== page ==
Here are Kennedy’s 17 top tips:
- Prioritize by not saying yes to all requests and learning to say no kindly but firmly. Example: “I’d love to help you out, but I already have a commitment. Let’s try again another time.” People appreciate honesty and sincerity.
- Eat well, exercise, and have regular checkups. You’ll have more energy, jump-start your endorphins, and be happier.
- Surround yourself with compassionate friends who understand your demands and won’t criticize your juggling act.
- Yield on expectations that require perfection of yourself, family, and colleagues. Example: The house needn’t always be spotless; every project needn’t be done perfectly, but try your best.
- Delegate tasks among family and coworkers. For example: A six-year-old can make her bed; a nine-year-old can make his lunch; colleagues can cover for you when you go on vacation.
- Cook a few meals in advance one day a week. Also prepare more servings than needed so that there are leftovers for another meal.
- If you have kids, work for a company whose management values family. If you’re the broker, make family values part of your company culture. Example: Don’t schedule a sales meeting at 5 p.m. when parents need to pick up children.
- If you can afford it, hire help around the house so that you have more time to spend with family and pursue favorite hobbies. Consider bringing on a babysitter, gardener, or cleaning service.
- Share tasks with colleagues and friends. Organize car pools and cooperatives for babysitting and food shopping.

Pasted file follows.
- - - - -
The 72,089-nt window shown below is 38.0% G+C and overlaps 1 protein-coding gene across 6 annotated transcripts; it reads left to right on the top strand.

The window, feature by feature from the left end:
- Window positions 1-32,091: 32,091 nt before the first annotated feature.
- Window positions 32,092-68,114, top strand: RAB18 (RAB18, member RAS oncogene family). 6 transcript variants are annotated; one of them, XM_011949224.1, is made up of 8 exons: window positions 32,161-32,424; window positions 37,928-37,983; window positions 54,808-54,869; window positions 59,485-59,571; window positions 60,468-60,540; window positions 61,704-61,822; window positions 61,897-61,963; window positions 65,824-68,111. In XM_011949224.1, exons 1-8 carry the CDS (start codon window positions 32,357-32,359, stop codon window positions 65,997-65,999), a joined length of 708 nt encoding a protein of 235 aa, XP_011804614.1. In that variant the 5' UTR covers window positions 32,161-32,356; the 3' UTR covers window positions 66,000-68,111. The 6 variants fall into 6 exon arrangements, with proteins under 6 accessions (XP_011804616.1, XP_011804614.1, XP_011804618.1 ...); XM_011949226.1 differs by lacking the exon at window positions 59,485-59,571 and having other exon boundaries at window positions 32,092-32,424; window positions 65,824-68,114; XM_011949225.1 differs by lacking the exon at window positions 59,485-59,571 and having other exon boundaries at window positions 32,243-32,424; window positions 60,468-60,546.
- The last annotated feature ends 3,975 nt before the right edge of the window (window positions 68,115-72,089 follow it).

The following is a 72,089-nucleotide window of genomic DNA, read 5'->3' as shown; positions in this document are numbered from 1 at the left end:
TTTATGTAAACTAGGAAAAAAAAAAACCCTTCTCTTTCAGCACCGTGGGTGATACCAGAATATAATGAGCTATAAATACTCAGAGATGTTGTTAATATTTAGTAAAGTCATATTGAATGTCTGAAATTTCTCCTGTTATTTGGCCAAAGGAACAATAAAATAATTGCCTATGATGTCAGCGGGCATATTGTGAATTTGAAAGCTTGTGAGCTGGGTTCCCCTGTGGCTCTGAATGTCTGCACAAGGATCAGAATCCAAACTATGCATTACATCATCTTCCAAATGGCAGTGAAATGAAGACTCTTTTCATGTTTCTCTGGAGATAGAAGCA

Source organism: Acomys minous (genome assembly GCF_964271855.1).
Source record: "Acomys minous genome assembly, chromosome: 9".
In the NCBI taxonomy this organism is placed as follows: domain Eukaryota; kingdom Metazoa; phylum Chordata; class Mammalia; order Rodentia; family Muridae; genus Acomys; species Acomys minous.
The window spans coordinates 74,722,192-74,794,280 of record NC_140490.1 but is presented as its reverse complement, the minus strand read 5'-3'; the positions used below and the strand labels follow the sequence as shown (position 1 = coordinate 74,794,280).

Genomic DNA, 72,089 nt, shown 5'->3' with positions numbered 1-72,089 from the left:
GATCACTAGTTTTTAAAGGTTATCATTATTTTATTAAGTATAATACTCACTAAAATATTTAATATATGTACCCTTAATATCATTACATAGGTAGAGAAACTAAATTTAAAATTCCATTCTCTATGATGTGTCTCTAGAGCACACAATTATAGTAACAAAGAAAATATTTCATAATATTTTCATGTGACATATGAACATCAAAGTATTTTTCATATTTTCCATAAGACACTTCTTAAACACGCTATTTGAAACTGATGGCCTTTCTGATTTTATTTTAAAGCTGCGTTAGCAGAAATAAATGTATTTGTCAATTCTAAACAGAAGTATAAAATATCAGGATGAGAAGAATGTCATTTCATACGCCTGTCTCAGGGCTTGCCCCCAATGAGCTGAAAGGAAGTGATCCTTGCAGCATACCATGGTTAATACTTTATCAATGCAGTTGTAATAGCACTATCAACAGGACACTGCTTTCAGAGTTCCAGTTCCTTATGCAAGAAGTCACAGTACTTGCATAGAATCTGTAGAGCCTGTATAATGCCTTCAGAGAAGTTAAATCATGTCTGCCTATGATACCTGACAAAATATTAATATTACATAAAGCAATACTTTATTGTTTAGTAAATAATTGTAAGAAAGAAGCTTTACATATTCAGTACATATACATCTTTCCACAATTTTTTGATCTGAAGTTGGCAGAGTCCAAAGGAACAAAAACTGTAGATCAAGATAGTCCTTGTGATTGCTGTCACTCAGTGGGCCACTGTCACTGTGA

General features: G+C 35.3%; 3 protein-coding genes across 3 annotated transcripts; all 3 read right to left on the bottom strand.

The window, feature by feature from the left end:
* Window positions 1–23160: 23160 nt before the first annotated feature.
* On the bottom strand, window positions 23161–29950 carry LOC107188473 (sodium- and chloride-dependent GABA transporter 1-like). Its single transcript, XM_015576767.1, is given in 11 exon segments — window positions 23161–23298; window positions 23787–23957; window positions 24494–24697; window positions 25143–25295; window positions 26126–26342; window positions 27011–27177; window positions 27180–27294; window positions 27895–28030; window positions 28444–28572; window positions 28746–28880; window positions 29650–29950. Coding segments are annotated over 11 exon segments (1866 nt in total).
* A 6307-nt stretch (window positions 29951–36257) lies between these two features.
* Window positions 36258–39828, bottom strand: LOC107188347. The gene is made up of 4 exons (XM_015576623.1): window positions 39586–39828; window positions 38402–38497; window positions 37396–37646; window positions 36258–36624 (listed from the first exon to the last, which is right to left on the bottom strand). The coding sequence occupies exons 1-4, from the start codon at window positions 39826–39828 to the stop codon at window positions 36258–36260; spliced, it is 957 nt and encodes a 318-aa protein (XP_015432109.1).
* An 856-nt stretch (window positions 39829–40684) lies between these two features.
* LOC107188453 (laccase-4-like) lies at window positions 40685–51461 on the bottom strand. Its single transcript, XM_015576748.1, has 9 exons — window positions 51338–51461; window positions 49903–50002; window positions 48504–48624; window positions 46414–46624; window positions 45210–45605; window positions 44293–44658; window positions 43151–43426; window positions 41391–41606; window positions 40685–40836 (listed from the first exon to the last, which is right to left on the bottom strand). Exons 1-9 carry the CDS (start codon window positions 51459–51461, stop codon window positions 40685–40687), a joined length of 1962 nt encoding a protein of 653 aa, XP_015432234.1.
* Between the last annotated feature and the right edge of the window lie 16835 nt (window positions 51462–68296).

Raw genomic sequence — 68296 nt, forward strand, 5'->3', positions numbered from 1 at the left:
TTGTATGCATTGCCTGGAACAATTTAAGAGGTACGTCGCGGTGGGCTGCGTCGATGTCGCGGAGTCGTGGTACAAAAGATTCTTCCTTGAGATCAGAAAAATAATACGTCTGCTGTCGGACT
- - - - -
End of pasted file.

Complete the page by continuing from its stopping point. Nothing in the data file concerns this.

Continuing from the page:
- Schedule regular dates with yourself—quiet lunches, manicures—to smell the proverbial roses.
- Find a new passion or revisit an old one. Bake, golf, or play bridge.
- If you’re part of a couple, have a weekly date to maintain romance.
- Curtail spending by following a budget so that you don’t need to work excessively to pay bills. Two-career couples shouldn’t delude themselves that their combined checks allow them to spend more.
- Get and stay organized, which sets a good example for colleagues and family members. Set up a home command post where you keep your keys, bills, and other important papers.
- Keep routines going to maintain some normalcy even in the face of major snafus. Example: Continue driving the kids to their activities even if the kitchen remodel hits a snag and the contractor needs more of your time.
- Keep family life enjoyable by sharing activities. Bowl with your children, have dinner together (without the TV on), choose a movie everyone wants to see. Don’t let family life become boot camp.
- Praise yourself, family, and colleagues. They’ll return the favor.
Source: Danielle Kennedy, Danielle Kennedy Productions, Sun Valley, Idaho, and author of WorkingMoms.Calm: How Smart Women Balance Family & Career (Thomson South-Western, 2003). Thomson is a REALTOR VIP® Alliance Program partner.